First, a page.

Open Source

Inkscape Version 0.91 Released 63

Posted by Soulskill
from the onward-and-upward dept.
Bryce writes: Four years since the last major Inkscape release, now news is out about version 0.91 of this powerful vector drawing and painting tool. The main reason for the multi-year delay is that they've switched from their old custom rendering engine to using Cairo now, improving their support for open source standards. This release also adds symbol libraries and support for Visio stencils, cross platform WMF and EMF import and export, a native Windows 64-bit build, scads of bug fixes, and much more. Check out the full release notes for more information about what has changed, or just jump right to downloading your package for Windows, Linux, or Mac OS X.

+ - Inkscape Version 0.91 is Released!->

Submitted by Bryce
Bryce (1842) writes ""Four years since the last major Inkscape release, now news is out about version 0.91 of this powerful vector drawing and painting tool. The main reason for the multi-year delay is that they've switched from their old custom rendering engine to using Cairo now, improving their support for open source standards. This release also adds symbol libraries and support for Visio stencils, cross platform WMF and EMF import and export, a native Windows 64-bit build, scads of bug fixes, and much, much more. Check out the full release notes for more information about what has changed, or just jump right to downloading your package for Windows, Linux, or Mac OS X.""
Link to Original Source

Comment: Re:Create a $140 billion business out of nothing? (Score 3, Insightful) 374

by dgatwood (#48948715) Attached to: How, and Why, Apple Overtook Microsoft

It wasn't Apple that killed Nokia; it was Android. Their big niche was cheap feature phones. When Android came along, suddenly, there were cheap smartphones, and nobody wanted cheap feature phones when they could get cheap smartphones. To be fair, Apple had a lot to do with forcing the UI changes in Android that made it popular, but the mere existence of Android in any form would have pretty much cut the legs out from under Nokia.

As for Blackberry, Apple didn't really start killing them until much later, as iPhone hardware wasn't really all that welcome in the business world until after Apple started adding stuff like mobile device management. I always found it odd that they were a hardware manufacturer, given that their hardware was fairly boring, and most of their interesting creations involved software and services. I'd expect them to reinvent themselves as a software and services company fairly handily, and freed from the shackles of having to build their own hardware, I'd expect them to do fairly well.

Ericsson got bought out by Sony, who still builds plenty of phones and other devices. Given Sony's size, I wouldn't count them out just yet. But if somebody does drive them out of the market, it will be Samsung, by undercutting them.

Education

Can Students Have Too Much Tech? 117

Posted by Soulskill
from the maybe-4th-graders-don't-need-weaponized-roombas dept.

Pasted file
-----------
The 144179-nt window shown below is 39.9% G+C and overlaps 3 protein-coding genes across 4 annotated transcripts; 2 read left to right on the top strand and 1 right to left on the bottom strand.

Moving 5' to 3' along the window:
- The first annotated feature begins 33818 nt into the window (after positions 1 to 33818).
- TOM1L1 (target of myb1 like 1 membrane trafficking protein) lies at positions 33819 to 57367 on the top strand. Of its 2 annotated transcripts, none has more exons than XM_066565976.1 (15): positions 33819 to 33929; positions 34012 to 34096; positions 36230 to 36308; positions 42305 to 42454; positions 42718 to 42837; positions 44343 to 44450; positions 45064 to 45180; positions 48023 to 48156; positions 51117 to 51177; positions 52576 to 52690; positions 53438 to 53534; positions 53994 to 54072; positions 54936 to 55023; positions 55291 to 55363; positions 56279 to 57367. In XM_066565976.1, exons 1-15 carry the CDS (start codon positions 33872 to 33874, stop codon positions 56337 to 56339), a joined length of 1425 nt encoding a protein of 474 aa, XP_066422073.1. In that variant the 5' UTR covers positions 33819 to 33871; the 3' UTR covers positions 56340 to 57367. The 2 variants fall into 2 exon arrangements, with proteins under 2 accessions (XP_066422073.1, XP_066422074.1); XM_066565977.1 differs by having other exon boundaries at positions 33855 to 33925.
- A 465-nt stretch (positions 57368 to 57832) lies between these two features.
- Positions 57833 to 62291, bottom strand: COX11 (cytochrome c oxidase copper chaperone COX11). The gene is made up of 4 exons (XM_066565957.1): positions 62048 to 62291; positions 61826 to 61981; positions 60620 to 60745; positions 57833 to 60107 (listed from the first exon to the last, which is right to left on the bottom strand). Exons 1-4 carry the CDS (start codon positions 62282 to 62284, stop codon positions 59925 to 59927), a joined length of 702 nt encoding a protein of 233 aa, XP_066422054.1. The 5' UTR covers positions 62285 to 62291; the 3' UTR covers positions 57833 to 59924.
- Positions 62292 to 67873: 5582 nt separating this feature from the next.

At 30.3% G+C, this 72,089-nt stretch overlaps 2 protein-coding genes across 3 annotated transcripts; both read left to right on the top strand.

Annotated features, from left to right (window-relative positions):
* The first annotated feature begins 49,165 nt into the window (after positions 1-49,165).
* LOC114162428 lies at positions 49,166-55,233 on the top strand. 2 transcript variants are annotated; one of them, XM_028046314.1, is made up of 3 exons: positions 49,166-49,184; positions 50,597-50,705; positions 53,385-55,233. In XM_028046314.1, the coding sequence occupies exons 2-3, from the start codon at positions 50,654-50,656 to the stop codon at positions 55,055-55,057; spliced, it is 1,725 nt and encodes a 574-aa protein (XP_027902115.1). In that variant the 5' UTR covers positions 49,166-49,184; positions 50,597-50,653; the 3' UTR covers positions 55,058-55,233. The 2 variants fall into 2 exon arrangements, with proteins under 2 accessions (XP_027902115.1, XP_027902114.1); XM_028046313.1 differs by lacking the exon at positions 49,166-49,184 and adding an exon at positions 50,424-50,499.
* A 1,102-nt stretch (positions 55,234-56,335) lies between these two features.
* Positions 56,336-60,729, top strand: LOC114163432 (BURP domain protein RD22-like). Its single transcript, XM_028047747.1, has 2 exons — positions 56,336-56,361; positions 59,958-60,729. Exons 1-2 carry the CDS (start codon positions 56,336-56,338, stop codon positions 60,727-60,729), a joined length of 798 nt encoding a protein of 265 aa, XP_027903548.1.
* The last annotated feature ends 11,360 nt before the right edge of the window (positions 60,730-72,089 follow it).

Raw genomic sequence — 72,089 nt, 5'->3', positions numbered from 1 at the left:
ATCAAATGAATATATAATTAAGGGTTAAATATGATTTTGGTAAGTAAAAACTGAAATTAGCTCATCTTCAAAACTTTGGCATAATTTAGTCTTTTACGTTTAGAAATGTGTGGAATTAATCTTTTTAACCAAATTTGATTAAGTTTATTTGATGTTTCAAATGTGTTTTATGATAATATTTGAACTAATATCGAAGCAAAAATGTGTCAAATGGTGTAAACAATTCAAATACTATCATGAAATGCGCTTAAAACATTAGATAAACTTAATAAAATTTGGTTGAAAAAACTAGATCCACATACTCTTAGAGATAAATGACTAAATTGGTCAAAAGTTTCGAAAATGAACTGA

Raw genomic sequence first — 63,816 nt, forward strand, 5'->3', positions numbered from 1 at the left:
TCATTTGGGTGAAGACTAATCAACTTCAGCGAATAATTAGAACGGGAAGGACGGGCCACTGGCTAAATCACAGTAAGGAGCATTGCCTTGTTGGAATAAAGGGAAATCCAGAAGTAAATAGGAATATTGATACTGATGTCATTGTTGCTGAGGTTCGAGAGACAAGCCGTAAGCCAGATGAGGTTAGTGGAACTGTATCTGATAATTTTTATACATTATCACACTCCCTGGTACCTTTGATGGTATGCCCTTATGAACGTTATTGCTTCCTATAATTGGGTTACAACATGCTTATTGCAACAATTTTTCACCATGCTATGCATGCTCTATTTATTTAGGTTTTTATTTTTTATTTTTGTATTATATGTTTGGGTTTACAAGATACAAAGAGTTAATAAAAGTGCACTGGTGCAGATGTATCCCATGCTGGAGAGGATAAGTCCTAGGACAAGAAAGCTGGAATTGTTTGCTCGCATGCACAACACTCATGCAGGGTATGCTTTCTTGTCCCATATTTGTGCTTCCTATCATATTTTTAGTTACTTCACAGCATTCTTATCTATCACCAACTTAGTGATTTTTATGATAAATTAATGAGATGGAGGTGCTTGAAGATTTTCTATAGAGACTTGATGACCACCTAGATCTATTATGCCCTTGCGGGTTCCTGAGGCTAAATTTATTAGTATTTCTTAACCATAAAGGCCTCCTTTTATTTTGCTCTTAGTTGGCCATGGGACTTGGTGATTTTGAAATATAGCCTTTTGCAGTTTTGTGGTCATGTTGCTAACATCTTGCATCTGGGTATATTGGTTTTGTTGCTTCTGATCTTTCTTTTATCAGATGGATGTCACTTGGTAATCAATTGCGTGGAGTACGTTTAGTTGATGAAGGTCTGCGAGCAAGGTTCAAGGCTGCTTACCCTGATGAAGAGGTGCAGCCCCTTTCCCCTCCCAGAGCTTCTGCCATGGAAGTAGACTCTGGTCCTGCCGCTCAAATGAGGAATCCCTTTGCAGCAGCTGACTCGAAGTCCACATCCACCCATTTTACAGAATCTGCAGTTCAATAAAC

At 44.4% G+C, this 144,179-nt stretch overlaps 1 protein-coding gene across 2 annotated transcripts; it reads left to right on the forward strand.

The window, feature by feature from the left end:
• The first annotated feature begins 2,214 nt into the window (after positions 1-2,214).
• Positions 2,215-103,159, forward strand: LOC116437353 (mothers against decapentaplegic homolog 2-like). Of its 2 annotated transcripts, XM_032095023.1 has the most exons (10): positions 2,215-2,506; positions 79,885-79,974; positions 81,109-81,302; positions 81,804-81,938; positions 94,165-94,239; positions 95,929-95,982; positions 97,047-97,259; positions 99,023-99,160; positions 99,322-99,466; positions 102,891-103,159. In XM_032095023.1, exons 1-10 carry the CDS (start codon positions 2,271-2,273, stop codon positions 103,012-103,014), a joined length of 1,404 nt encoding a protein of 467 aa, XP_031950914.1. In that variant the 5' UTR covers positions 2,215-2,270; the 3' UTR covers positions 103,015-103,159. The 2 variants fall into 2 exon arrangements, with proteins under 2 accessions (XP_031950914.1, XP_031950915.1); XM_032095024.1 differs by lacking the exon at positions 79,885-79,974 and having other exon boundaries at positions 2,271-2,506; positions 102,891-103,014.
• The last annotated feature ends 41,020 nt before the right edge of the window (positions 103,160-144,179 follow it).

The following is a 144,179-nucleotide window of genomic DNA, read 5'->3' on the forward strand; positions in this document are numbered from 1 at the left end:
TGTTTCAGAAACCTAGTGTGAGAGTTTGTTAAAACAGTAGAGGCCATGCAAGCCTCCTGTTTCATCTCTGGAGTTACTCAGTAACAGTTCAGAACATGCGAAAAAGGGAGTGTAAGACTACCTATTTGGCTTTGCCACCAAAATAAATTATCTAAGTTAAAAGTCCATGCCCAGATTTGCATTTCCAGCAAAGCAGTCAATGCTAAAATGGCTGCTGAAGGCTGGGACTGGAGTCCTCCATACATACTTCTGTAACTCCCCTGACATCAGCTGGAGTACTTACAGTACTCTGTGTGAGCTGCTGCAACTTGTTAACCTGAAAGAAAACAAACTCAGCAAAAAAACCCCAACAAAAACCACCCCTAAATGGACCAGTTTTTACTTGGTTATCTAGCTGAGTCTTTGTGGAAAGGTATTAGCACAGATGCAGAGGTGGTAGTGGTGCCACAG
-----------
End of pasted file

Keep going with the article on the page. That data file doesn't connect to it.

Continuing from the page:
theodp writes: In a NY Times Op Ed, developmental psychologist Susan Pinker goes against the conventional White House wisdom about the importance of Internet connectivity for schoolchildren and instead argues that students can have too much tech. "More technology in the classroom has long been a policy-making panacea," Pinker writes. "But mounting evidence shows that showering students, especially those from struggling families, with networked devices will not shrink the class divide in education. If anything, it will widen it." Tech can help the progress of children, Pinker acknowledges, but proper use is the rub. As a cautionary tale, Pinker cites a study by Duke economists that tracked the academic progress of nearly one million disadvantaged middle-school students against the dates they were given networked computers. The news was not good. "Students who gain access to a home computer between the 5th and 8th grades tend to witness a persistent decline in reading and math scores," the economists wrote, adding that license to surf the Internet was also linked to lower grades in younger children.

+ - Can Students Have Too Much Tech?

Submitted by theodp
theodp (442580) writes "In a NY Times Op Ed, developmental psychologist Susan Pinker goes against the conventional White House wisdom about the importance of Internet connectivity for schoolchildren and instead argues that students can have too much tech. "More technology in the classroom has long been a policy-making panacea," Pinker writes. "But mounting evidence shows that showering students, especially those from struggling families, with networked devices will not shrink the class divide in education. If anything, it will widen it." Tech can help the progress of children, Pinker acknowledges, but proper use is the rub. As a cautionary tale, Pinker cites a study by Duke economists that tracked the academic progress of nearly one million disadvantaged middle-school students against the dates they were given networked computers. The news was not good. "Students who gain access to a home computer between the 5th and 8th grades tend to witness a persistent decline in reading and math scores," the economists wrote, adding that license to surf the Internet was also linked to lower grades in younger children."

"Paul Lynde to block..." -- a contestant on "Hollywood Squares"

Working...